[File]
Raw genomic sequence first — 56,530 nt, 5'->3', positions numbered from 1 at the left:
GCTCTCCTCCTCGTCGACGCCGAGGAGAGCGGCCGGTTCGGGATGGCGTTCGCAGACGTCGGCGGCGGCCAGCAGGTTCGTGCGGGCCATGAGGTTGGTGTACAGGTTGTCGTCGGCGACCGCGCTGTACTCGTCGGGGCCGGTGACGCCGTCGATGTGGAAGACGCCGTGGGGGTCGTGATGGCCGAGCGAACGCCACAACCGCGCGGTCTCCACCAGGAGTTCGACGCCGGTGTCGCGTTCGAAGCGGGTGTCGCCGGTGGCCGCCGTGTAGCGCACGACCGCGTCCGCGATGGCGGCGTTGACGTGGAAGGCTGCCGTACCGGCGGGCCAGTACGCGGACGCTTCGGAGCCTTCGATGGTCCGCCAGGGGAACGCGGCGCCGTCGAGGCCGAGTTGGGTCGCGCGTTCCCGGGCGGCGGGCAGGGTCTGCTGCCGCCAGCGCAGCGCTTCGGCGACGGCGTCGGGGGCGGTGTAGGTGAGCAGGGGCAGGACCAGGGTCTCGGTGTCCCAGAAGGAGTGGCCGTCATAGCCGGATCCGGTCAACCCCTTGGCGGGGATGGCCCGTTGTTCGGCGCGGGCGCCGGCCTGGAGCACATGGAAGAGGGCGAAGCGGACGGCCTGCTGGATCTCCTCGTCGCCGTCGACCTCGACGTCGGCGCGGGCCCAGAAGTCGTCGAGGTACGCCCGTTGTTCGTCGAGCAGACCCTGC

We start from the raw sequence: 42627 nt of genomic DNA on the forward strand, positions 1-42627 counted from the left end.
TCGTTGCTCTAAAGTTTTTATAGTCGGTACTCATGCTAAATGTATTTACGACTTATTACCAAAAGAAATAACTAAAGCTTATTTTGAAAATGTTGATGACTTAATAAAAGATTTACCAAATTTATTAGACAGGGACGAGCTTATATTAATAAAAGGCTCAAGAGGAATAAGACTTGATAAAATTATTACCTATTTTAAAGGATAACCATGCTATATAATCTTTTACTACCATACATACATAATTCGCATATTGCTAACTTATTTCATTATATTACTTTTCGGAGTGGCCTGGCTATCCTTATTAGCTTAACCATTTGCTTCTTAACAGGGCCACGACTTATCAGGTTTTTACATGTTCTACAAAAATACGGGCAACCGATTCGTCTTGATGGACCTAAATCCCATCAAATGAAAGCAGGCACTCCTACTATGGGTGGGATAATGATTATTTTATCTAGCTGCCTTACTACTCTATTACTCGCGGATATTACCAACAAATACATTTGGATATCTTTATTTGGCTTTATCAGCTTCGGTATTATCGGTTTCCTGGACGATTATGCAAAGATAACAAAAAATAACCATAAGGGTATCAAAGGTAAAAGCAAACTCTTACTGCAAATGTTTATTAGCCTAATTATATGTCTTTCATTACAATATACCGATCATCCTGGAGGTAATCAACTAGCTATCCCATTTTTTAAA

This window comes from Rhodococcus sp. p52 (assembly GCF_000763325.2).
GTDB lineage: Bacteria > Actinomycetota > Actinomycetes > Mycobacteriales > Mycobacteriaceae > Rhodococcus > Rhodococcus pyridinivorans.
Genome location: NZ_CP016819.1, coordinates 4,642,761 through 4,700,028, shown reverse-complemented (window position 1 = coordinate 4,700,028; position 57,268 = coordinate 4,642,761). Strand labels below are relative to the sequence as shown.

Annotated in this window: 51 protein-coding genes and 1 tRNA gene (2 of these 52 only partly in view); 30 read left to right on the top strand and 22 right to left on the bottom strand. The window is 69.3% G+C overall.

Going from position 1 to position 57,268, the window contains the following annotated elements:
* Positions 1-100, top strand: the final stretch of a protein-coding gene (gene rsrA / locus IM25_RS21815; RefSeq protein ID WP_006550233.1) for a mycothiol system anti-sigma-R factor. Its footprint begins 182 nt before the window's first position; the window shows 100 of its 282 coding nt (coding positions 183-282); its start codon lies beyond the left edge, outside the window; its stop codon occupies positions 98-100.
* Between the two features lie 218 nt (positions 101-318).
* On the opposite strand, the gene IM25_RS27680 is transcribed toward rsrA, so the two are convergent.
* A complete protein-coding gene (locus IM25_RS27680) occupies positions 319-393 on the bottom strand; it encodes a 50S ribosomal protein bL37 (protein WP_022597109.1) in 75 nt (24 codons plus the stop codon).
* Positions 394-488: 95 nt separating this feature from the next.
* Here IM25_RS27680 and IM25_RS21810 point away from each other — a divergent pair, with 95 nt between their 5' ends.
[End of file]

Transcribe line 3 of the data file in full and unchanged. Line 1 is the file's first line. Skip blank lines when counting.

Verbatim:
We start from the raw sequence: 42627 nt of genomic DNA on the forward strand, positions 1-42627 counted from the left end.